The Premier League under Richard Scudamore

By in Governance, People & Places

Wednesday 14th November 2018  

Terry Newton – UCFB Broadcast and Business Student 2018

Since taking up the job as Chief Executive in 1999, Richard Scudamore has been heavily involved in the key commercial growth of the Premier League. Now he’s leaving after almost 20 years, we ask the question; what impact has Richard Scudamore had on the Premier League?

Without doubt Scudamore’s biggest success story has been the rise in revenue from domestic broadcast rights for Premier League games. In 2001, having previously stood at £1.1 billion, he was responsible for negotiating the price up, every three years, until in 2014, the Premier League rights were worth up to £5.1 billion across three seasons. This has enabled the Premier League to grow into one of the world’s richest sports leagues today.

By taking the value of the Premier League to stratospheric levels, this has attracted significant foreign investment into Premier League clubs. Starting with Roman Abramovich taking over Chelsea in 2003, most clubs are now owned by wealthy benefactors from overseas. Along with the increased money gained from broadcasting rights, clubs have spent billions on player transfers and new stadiums just to remain competitive. This has resulted in the popularity of the Premier League increasing worldwide.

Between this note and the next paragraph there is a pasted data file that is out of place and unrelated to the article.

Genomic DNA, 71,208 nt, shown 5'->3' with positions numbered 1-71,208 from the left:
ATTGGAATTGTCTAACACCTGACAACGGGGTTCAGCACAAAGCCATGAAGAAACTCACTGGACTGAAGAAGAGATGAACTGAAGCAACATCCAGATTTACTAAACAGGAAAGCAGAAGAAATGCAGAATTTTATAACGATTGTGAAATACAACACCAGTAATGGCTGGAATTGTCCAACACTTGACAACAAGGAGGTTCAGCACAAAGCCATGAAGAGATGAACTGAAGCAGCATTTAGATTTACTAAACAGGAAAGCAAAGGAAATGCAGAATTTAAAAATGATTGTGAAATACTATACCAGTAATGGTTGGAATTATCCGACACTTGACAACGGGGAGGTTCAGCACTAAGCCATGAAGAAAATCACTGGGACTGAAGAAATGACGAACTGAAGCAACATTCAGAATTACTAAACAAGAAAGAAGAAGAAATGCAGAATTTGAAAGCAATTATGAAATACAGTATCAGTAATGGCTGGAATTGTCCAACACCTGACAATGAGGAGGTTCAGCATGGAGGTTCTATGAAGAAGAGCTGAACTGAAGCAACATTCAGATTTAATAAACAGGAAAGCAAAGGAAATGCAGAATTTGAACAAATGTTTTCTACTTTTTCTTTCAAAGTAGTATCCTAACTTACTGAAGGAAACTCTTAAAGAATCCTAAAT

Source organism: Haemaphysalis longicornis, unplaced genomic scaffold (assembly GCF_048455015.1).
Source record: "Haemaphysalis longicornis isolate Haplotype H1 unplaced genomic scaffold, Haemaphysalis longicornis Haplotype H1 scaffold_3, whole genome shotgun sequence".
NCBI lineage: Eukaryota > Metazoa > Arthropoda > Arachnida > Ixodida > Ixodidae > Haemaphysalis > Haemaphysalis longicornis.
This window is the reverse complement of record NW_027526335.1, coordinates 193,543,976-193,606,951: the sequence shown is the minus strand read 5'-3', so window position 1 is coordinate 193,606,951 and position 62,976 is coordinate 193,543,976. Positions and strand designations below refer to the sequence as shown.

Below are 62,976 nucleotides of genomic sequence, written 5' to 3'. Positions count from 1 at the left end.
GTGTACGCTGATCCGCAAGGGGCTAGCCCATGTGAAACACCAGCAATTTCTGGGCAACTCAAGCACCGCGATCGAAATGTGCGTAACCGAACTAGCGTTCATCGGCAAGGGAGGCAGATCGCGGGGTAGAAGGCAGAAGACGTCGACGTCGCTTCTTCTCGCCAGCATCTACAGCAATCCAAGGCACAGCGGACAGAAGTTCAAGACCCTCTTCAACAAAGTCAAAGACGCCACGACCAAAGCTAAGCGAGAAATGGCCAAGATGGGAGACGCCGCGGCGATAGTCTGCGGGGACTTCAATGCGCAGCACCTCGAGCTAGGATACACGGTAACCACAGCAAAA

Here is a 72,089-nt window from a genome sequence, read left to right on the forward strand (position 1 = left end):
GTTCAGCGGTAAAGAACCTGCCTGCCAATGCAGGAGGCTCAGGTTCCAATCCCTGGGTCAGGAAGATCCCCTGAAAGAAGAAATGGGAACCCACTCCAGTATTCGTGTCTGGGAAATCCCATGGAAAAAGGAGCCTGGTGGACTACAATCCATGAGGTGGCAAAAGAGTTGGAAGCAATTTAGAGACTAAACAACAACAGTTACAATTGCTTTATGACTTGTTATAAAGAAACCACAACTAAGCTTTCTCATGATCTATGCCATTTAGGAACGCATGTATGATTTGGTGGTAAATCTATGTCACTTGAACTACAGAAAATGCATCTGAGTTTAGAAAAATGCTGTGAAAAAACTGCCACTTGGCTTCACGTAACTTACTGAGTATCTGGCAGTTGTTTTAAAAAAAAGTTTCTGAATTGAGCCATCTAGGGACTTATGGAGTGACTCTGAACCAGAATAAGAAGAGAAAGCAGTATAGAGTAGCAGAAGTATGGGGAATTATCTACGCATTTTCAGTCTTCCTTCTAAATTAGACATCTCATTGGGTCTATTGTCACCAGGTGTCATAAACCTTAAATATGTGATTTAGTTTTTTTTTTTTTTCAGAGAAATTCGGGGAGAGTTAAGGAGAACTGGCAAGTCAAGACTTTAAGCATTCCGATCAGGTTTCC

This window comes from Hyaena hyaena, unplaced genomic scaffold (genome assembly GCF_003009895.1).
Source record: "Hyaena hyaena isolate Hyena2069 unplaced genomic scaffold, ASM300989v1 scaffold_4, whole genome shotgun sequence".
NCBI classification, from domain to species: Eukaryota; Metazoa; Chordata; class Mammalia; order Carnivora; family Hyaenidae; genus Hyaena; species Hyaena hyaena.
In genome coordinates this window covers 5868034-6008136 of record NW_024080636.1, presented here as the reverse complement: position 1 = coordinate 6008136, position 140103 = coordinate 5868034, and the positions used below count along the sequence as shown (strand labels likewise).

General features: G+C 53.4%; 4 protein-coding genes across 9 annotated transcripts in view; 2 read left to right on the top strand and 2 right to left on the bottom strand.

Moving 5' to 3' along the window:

In 2008 Scudamore’s big idea was to introduce a 39th game into the Premier League calendar to be played abroad. Clearly wanting to increase investment from overseas even further, plans were met with promise from countries like China and USA, but were disliked in the UK by fans and broadcasters/media outlets alike. It even drew criticism from the then FIFA president, Sepp Blatter, resulting in the plans being shelved. Despite rumours appearing every now and then, Scudamore has always maintained that a 39th game was never under consideration.

Overall Richard Scudamore hasn’t had a perfect reign in charge of the Premier League, but it was certainly lucrative for all involved. The Premier League’s image is stronger than ever, as is the bank balance of its member clubs. And most importantly, is now considered the world’s premier sports league.